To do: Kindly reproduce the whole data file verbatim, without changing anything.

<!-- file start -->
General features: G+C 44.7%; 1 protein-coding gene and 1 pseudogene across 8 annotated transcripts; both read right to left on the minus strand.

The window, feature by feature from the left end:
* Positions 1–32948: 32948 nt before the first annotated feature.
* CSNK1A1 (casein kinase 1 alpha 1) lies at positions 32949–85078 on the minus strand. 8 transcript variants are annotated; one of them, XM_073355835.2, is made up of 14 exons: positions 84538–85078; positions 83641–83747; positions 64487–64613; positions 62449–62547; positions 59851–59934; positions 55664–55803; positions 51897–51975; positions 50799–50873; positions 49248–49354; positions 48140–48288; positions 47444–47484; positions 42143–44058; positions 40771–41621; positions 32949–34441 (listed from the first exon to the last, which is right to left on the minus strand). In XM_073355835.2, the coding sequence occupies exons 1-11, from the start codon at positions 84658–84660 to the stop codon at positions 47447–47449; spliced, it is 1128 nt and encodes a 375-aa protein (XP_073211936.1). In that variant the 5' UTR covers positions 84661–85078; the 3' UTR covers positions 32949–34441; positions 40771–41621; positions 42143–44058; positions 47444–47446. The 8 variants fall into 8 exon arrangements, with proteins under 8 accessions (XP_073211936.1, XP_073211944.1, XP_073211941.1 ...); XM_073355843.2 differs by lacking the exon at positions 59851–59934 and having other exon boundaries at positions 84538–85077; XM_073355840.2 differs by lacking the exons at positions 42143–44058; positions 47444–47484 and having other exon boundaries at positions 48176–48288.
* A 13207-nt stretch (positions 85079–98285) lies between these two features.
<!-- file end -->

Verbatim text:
General features: G+C 44.7%; 1 protein-coding gene and 1 pseudogene across 8 annotated transcripts; both read right to left on the minus strand.

The window, feature by feature from the left end:
* Positions 1–32948: 32948 nt before the first annotated feature.
* CSNK1A1 (casein kinase 1 alpha 1) lies at positions 32949–85078 on the minus strand. 8 transcript variants are annotated; one of them, XM_073355835.2, is made up of 14 exons: positions 84538–85078; positions 83641–83747; positions 64487–64613; positions 62449–62547; positions 59851–59934; positions 55664–55803; positions 51897–51975; positions 50799–50873; positions 49248–49354; positions 48140–48288; positions 47444–47484; positions 42143–44058; positions 40771–41621; positions 32949–34441 (listed from the first exon to the last, which is right to left on the minus strand). In XM_073355835.2, the coding sequence occupies exons 1-11, from the start codon at positions 84658–84660 to the stop codon at positions 47447–47449; spliced, it is 1128 nt and encodes a 375-aa protein (XP_073211936.1). In that variant the 5' UTR covers positions 84661–85078; the 3' UTR covers positions 32949–34441; positions 40771–41621; positions 42143–44058; positions 47444–47446. The 8 variants fall into 8 exon arrangements, with proteins under 8 accessions (XP_073211936.1, XP_073211944.1, XP_073211941.1 ...); XM_073355843.2 differs by lacking the exon at positions 59851–59934 and having other exon boundaries at positions 84538–85077; XM_073355840.2 differs by lacking the exons at positions 42143–44058; positions 47444–47484 and having other exon boundaries at positions 48176–48288.
* A 13207-nt stretch (positions 85079–98285) lies between these two features.